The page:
Musings on Food after One Week of Being Vegan

You would like to start off by saying, this was purely accidental. But here is the story nonetheless.

Part 1: Dairy

Upon your arrival to Seattle, you started experiencing stomach aches and nausea. This was unusual, you had not experienced this in close to a year. The only difference you noticed in your diet was the HUGE amounts of dairy you were consuming. Between Maria’s aunt, who cooks like Paula Deen, and your bed and breakfast host, Linda, you were quite literally saturated with dairy products.

After some experimentation, you discovered that you had a mild case of lactose intolerance. You were handling yogurt every few days and whole milk in your coffee when you lived in San Francisco, but clearly whatever was happening here was too much for you. You decided, after some research, to lay off dairy for a while.

The results: you felt great. Your symptoms ceased in just one day and came back anytime you consumed dairy after that in any large quantity. 

Part 2: The Research

Now you want to set the stage for what is coming next. First, you have always known that diet can affect your health in numerous ways but you now had the time to pursue this topic with more vigor. This pursuit is also fueled in part to your fascination with the pending food crisis and your disagreement with others about how to solve it.

How are we going to feed all of these people? we clearly can’t do this with our current food system and naturally, this lead you to the question of food itself. What does it take for humans to be healthy? What foods are needed to feed the world and ensure the health and well-being of those that inhabit it (and sustainably, at that)?

The material you exposed yourself to varied from mainstream documentaries to journalistic works, articles, studies published in scientific journals, blogs, and books. For the past month or so, you have inundated yourself with literature on the subject of nutrition to better understand what the optimal human diet looks like.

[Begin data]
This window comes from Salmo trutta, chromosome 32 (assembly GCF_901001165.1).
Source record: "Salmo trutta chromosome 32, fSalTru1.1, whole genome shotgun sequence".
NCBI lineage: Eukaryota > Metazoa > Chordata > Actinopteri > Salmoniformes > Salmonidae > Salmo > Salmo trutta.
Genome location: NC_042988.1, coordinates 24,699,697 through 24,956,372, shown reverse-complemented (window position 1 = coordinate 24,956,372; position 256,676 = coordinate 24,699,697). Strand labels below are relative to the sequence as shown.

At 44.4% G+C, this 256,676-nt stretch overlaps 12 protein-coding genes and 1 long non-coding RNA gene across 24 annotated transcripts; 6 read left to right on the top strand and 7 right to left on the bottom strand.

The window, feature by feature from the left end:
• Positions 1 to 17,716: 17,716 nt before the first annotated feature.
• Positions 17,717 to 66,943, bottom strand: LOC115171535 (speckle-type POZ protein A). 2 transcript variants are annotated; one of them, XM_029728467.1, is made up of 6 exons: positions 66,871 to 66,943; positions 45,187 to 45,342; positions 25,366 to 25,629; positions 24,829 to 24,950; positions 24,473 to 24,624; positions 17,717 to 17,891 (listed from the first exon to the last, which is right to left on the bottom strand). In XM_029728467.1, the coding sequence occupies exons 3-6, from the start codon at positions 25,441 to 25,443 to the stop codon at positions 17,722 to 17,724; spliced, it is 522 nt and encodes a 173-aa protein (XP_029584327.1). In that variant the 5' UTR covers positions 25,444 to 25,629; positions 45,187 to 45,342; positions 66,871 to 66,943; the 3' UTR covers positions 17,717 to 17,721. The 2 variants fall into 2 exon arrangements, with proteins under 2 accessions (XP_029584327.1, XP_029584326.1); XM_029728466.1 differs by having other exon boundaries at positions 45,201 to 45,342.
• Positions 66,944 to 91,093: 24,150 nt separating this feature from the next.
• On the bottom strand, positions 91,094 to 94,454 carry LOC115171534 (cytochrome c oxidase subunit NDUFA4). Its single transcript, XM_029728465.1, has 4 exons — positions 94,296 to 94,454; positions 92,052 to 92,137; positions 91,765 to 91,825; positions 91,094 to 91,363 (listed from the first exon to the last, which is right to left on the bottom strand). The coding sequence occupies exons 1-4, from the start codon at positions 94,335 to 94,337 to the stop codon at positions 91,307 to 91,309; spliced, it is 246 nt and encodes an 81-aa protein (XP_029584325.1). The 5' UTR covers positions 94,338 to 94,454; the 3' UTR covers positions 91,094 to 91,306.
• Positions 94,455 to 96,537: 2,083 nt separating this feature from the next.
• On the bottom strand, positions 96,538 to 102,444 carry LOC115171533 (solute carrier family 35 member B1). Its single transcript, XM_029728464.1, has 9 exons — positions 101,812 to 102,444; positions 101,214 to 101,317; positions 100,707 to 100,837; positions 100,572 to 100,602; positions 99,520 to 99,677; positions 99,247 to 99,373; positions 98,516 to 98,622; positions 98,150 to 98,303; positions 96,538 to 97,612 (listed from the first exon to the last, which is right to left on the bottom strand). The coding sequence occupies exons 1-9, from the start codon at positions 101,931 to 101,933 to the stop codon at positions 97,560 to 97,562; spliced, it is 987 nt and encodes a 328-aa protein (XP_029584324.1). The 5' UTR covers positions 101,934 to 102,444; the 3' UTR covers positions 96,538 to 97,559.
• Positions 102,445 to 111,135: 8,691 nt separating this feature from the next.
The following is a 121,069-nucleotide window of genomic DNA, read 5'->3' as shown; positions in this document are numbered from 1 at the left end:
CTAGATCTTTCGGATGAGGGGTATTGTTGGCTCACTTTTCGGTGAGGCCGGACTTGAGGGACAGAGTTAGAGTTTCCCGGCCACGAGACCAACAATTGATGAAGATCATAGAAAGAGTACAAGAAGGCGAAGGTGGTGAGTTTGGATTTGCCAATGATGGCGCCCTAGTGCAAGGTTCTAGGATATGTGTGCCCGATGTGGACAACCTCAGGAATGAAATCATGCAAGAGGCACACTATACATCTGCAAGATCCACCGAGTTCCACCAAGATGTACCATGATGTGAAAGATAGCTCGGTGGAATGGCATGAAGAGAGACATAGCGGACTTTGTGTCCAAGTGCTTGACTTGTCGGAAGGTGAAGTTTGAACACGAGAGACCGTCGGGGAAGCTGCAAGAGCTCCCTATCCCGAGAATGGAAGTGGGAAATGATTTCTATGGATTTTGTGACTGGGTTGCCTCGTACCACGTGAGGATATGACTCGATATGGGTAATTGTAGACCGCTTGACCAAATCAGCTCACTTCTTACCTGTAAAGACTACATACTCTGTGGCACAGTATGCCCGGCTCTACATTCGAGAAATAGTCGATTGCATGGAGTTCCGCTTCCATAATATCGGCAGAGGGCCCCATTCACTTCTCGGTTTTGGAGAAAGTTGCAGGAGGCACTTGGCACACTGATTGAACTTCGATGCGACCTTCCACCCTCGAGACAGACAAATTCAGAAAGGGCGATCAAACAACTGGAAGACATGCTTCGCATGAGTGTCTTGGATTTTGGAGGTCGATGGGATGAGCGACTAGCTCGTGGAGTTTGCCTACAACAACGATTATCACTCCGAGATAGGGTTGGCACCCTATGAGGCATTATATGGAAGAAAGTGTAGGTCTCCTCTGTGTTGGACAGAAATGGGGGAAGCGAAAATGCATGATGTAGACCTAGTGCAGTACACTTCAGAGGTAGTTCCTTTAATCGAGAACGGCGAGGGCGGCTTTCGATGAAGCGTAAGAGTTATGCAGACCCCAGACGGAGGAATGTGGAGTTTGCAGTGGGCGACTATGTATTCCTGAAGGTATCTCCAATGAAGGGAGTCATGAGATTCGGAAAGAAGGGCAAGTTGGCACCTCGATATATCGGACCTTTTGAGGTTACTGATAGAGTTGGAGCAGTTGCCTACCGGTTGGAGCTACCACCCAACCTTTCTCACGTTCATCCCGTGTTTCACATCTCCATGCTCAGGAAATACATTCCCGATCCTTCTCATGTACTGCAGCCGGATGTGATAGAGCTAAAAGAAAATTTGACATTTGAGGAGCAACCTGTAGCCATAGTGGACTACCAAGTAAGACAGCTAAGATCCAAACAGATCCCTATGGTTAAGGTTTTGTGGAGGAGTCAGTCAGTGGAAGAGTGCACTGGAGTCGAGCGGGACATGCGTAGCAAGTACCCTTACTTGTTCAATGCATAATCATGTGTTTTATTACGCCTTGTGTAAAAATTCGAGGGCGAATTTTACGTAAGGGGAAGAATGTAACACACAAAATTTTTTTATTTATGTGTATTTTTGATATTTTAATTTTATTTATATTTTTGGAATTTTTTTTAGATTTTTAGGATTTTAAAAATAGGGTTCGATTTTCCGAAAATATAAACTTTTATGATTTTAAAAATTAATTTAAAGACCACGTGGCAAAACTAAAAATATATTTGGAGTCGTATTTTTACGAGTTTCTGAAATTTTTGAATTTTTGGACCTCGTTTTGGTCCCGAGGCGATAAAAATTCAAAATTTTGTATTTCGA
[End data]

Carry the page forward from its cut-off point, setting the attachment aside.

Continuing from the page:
An aside: You were speaking with a good friend of yours about your findings, and he seemed resistant to your information. He will only accept material from you on this subject that has been published in peer-reviewed academic journals. While you have read studies published in scientific journals, you do not think that material outside of this circle should be ignored or immediately discredited. And fodder for this entry will come largely from these “other” sources.

The truth is, academic journals are great, but in addition to being generally VERY biased toward currently “accepted” ideas, they are also usually poor sources of a “big picture”, simply because they focus on single nutrients at one time (this is what we must accept given the nature of the scientific method). But the fact is, humans are multivariate. We move, we work, we have different levels of exposure, different predispositions, and different backgrounds. We are subjected to varying levels of stress, strain, toxins, and varying environments.

Given that, you decided the best approach to getting a glimpse of what optimal health looks like, is taking all of the information available and with a bit of independent fact-checking, draw some general conclusions. And that is what you did.

This research turned up some interesting finds. First you’ll start with the light stuff. Documentaries.

You watched Food Inc. Forks Over Knives, and Food Matters. Also, a few lower-production films like the Gerson Miracle and Fat, Sick, and Nearly Dead. Most people have seen Food Inc. and it is good at outlining some major issues surrounding food. It addresses ridiculous things like why a hamburger from McDonalds costs less than a bag of tomatoes. You consider Food Inc. to be a State of the Union in regards to food. It covers many different perspectives and it is a great first look.